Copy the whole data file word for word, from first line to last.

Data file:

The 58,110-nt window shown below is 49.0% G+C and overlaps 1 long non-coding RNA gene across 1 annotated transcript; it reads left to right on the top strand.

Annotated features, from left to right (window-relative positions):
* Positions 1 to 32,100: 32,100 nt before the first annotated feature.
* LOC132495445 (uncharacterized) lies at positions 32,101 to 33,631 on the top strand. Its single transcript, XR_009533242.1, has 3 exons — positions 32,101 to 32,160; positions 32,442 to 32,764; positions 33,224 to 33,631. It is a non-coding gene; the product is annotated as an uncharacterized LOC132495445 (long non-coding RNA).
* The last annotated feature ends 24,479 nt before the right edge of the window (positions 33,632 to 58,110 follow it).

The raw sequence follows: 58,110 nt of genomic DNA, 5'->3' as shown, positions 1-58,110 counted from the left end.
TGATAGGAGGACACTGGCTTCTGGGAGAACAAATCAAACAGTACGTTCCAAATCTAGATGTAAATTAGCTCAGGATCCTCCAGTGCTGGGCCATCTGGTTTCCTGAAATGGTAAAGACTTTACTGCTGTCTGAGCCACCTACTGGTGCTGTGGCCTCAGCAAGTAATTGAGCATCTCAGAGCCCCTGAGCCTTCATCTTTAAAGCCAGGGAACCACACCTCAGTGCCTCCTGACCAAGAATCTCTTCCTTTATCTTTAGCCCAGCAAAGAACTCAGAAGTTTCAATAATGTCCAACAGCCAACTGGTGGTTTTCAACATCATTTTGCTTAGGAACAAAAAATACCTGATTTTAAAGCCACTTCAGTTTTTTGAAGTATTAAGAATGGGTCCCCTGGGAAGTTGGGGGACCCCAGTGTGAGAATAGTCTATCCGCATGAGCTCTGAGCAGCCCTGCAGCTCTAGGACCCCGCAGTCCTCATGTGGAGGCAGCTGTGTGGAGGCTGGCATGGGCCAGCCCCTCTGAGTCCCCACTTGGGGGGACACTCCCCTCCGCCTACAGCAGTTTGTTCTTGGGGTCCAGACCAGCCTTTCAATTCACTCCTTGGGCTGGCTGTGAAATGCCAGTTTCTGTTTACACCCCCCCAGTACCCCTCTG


The 58,110-nt window shown below is 49.0% G+C and overlaps 1 long non-coding RNA gene across 1 annotated transcript; it reads left to right on the top strand.

Annotated features, from left to right (window-relative positions):
* Positions 1 to 32,100: 32,100 nt before the first annotated feature.
* LOC132495445 (uncharacterized) lies at positions 32,101 to 33,631 on the top strand. Its single transcript, XR_009533242.1, has 3 exons — positions 32,101 to 32,160; positions 32,442 to 32,764; positions 33,224 to 33,631. It is a non-coding gene; the product is annotated as an uncharacterized LOC132495445 (long non-coding RNA).
* The last annotated feature ends 24,479 nt before the right edge of the window (positions 33,632 to 58,110 follow it).

The raw sequence follows: 58,110 nt of genomic DNA, 5'->3' as shown, positions 1-58,110 counted from the left end.
TGATAGGAGGACACTGGCTTCTGGGAGAACAAATCAAACAGTACGTTCCAAATCTAGATGTAAATTAGCTCAGGATCCTCCAGTGCTGGGCCATCTGGTTTCCTGAAATGGTAAAGACTTTACTGCTGTCTGAGCCACCTACTGGTGCTGTGGCCTCAGCAAGTAATTGAGCATCTCAGAGCCCCTGAGCCTTCATCTTTAAAGCCAGGGAACCACACCTCAGTGCCTCCTGACCAAGAATCTCTTCCTTTATCTTTAGCCCAGCAAAGAACTCAGAAGTTTCAATAATGTCCAACAGCCAACTGGTGGTTTTCAACATCATTTTGCTTAGGAACAAAAAATACCTGATTTTAAAGCCACTTCAGTTTTTTGAAGTATTAAGAATGGGTCCCCTGGGAAGTTGGGGGACCCCAGTGTGAGAATAGTCTATCCGCATGAGCTCTGAGCAGCCCTGCAGCTCTAGGACCCCGCAGTCCTCATGTGGAGGCAGCTGTGTGGAGGCTGGCATGGGCCAGCCCCTCTGAGTCCCCACTTGGGGGGACACTCCCCTCCGCCTACAGCAGTTTGTTCTTGGGGTCCAGACCAGCCTTTCAATTCACTCCTTGGGCTGGCTGTGAAATGCCAGTTTCTGTTTACACCCCCCCAGTACCCCTCTG